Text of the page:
Netflix’s heist drama Red Notice has officially overthrown Bird Box as the streaming service’s biggest movie debut to date, with over 328 million total hours viewed as of today. That beats out Bird Box’s prior record — 282 million hours in its first 28 days — by a good margin, and Red Notice still has ample time to expand its debut-month record.
That might seem like great news for Netflix: a movie it wanted to be a huge hit was in fact a huge hit. It commanded views up against an eight-hour Beatles documentary as well as big theatrical releases like a Ghostbusters spinoff and multiple titles from Disney. But the film’s success isn’t quite as remarkable as the numbers make it appear. Sure, the hours viewed figure indicates that subscribers are actually watching Red Notice. But it’s also the kind of numbers Netflix should be netting right now and should probably be seeing more of.
As far as celebrity appeal goes, Red Notice checks a lot of boxes — it stars Wonder Woman (Gal Gadot), Deadpool (Ryan Reynolds), and The Rock (Dwayne Johnson), all of whom more or less play themselves — and had a huge $200 million budget to back it all up. But the film hasn’t achieved anywhere near the cultural cachet of Bird Box or Netflix’s more recent success Squid Game, which remains its most popular TV series debut to date. To say that Red Notice lacked the substance of either of the aforementioned titles would frankly be generous. Red Notice has some big-boom action fun, but that’s about as far as it gets.
So how on earth did a movie that by many accounts is just, well, fine eclipse Bird Box for Netflix’s most-viewed film to date? One answer might be subscribers.
The problem with comparing two films that debuted on Netflix roughly three years apart — aside from their markedly different tones and inverse genres — is that Netflix has grown substantially in that time. When Netflix shared its fourth-quarter earnings in January 2019, a month after Bird Box’s premiere, the company reported having around 139 million subscriptions. As of its most recently reported subscription figures, it now has around 214 million active accounts — and that’s after the service twice raised its prices and axed its free trial.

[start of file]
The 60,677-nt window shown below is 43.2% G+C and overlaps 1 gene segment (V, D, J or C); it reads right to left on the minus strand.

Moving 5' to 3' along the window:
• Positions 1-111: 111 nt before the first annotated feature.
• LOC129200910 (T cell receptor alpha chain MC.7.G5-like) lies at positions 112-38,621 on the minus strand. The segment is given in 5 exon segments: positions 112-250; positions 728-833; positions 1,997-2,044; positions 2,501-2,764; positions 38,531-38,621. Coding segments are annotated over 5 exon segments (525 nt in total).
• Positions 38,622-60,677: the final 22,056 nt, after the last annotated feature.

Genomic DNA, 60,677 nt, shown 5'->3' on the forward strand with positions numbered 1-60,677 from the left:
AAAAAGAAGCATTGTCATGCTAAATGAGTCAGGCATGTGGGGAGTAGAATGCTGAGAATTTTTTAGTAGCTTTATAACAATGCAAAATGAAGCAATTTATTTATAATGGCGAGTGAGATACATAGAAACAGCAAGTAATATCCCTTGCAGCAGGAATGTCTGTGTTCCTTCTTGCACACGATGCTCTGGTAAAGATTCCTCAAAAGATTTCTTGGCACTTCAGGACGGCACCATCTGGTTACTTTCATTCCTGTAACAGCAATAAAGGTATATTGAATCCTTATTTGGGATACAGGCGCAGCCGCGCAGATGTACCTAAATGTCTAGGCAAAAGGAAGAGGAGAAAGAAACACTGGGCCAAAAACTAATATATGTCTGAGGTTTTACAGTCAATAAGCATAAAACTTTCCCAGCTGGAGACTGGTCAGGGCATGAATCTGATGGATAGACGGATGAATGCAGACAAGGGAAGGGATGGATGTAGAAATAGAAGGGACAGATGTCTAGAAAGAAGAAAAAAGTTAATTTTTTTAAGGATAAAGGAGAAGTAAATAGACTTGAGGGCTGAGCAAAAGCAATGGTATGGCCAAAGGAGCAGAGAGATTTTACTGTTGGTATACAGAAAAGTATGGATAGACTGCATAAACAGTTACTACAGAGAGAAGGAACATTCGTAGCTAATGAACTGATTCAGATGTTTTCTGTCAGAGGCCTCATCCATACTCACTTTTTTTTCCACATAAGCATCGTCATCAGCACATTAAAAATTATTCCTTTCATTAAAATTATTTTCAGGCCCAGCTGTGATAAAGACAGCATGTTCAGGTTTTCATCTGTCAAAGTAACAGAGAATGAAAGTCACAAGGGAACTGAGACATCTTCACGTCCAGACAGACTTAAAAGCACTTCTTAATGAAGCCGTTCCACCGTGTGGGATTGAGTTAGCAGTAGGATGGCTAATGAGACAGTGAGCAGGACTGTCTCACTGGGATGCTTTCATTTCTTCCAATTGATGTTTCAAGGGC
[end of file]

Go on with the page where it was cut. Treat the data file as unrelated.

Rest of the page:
Netflix is now reaching more people globally than at any other time in its history, and it custom-tailors its product to its various markets across the world. (As of this week’s data, Red Notice remained in the top 10 films in 94 countries.) That means that any film that the streamer puts on its service now is better positioned to do well over titles that premiered when it had some 75 million fewer active accounts, fewer features, and the world wasn’t living through an ongoing global health crisis that sees many of us turning to streaming services to keep us preoccupied.
It’s likely that Red Notice will continue to topple records during its first 28 days on the service, the window for which Netflix reports the total viewing hours of its most popular titles. It’s almost assured, in fact.
But streaming data doesn’t and arguably can’t give a full picture of success because of how rapidly the space is evolving, for several reasons. Netflix is among the most transparent streaming services, offering a publicly accessible and frequently updated dedicated hub for tracking its hits, but even that can be tricky when its past successes are measured against newer ones as the service continues to grow. (Its newer public-facing metric, hours viewed, is to Netflix’s credit far easier to interpret than its former maligned two-minute viewing metric.)
But even more to that point, without data shared by other services, we’re still left in the dark about how Netflix’s successes compare to those of, for example, HBO Max or Prime Video. In an ideal scenario, all of these services would adopt greater transparency and convene around one single way of gauging success. Those numbers should then account for the debut of the title against the growth of the service over time. (This week, for example, the Halle Berry-starring drama Bruised — which also premiered this month — came in second for English-language films with 47.7 million hours viewed to Red Notice’s 50.6 million during the same weeklong period. That context is helpful for understanding Red Notice’s success.)
Immediately, those asks seem like a tall order from companies that have been intentionally obtuse about accurately representing their data in the past. We’re getting this data from Netflix and in a way that most people can reasonably understand — and that’s great. But because of the rapidly evolving nature of the streaming wars, these numbers are harder to interpret than, say, box office sales. And without everyone playing by the same rules, the data is pretty meaningless for giving us any comparative understanding of how Netflix stacks up against the competition — and what truly makes a hit.